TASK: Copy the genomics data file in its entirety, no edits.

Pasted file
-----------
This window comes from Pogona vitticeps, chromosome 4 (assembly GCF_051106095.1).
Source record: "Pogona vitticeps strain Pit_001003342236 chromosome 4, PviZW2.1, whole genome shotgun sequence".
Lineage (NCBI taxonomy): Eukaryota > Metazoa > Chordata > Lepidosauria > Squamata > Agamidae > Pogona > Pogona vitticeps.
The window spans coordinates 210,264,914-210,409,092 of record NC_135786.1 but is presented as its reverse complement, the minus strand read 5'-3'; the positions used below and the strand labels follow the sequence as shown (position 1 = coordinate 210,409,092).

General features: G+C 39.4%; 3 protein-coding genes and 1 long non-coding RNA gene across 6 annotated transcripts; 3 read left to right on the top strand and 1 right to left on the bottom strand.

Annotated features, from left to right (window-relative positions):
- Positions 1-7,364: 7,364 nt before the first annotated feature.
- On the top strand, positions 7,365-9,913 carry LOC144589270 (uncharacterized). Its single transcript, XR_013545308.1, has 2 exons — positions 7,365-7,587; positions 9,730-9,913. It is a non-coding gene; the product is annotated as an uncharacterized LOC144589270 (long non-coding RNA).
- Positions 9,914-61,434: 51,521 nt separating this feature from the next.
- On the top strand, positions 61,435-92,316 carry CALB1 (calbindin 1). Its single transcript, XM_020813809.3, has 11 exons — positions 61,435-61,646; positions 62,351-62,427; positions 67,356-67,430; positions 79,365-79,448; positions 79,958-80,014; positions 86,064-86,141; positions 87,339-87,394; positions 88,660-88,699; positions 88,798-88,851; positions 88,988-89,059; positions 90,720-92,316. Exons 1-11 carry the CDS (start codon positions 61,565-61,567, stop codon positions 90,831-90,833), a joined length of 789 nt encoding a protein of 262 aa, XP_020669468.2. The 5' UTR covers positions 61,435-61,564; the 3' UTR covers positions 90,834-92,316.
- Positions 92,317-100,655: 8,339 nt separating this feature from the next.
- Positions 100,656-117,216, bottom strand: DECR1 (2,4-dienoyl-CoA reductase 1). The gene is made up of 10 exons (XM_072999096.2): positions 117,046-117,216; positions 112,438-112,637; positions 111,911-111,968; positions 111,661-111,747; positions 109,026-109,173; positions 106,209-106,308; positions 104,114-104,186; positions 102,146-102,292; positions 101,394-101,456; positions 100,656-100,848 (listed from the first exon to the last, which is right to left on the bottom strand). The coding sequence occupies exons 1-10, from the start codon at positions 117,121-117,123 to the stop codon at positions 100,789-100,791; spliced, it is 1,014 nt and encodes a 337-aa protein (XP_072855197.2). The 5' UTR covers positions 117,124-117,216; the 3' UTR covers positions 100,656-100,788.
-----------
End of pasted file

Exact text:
This window comes from Pogona vitticeps, chromosome 4 (assembly GCF_051106095.1).
Source record: "Pogona vitticeps strain Pit_001003342236 chromosome 4, PviZW2.1, whole genome shotgun sequence".
Lineage (NCBI taxonomy): Eukaryota > Metazoa > Chordata > Lepidosauria > Squamata > Agamidae > Pogona > Pogona vitticeps.
The window spans coordinates 210,264,914-210,409,092 of record NC_135786.1 but is presented as its reverse complement, the minus strand read 5'-3'; the positions used below and the strand labels follow the sequence as shown (position 1 = coordinate 210,409,092).

General features: G+C 39.4%; 3 protein-coding genes and 1 long non-coding RNA gene across 6 annotated transcripts; 3 read left to right on the top strand and 1 right to left on the bottom strand.

Annotated features, from left to right (window-relative positions):
- Positions 1-7,364: 7,364 nt before the first annotated feature.
- On the top strand, positions 7,365-9,913 carry LOC144589270 (uncharacterized). Its single transcript, XR_013545308.1, has 2 exons — positions 7,365-7,587; positions 9,730-9,913. It is a non-coding gene; the product is annotated as an uncharacterized LOC144589270 (long non-coding RNA).
- Positions 9,914-61,434: 51,521 nt separating this feature from the next.
- On the top strand, positions 61,435-92,316 carry CALB1 (calbindin 1). Its single transcript, XM_020813809.3, has 11 exons — positions 61,435-61,646; positions 62,351-62,427; positions 67,356-67,430; positions 79,365-79,448; positions 79,958-80,014; positions 86,064-86,141; positions 87,339-87,394; positions 88,660-88,699; positions 88,798-88,851; positions 88,988-89,059; positions 90,720-92,316. Exons 1-11 carry the CDS (start codon positions 61,565-61,567, stop codon positions 90,831-90,833), a joined length of 789 nt encoding a protein of 262 aa, XP_020669468.2. The 5' UTR covers positions 61,435-61,564; the 3' UTR covers positions 90,834-92,316.
- Positions 92,317-100,655: 8,339 nt separating this feature from the next.
- Positions 100,656-117,216, bottom strand: DECR1 (2,4-dienoyl-CoA reductase 1). The gene is made up of 10 exons (XM_072999096.2): positions 117,046-117,216; positions 112,438-112,637; positions 111,911-111,968; positions 111,661-111,747; positions 109,026-109,173; positions 106,209-106,308; positions 104,114-104,186; positions 102,146-102,292; positions 101,394-101,456; positions 100,656-100,848 (listed from the first exon to the last, which is right to left on the bottom strand). The coding sequence occupies exons 1-10, from the start codon at positions 117,121-117,123 to the stop codon at positions 100,789-100,791; spliced, it is 1,014 nt and encodes a 337-aa protein (XP_072855197.2). The 5' UTR covers positions 117,124-117,216; the 3' UTR covers positions 100,656-100,788.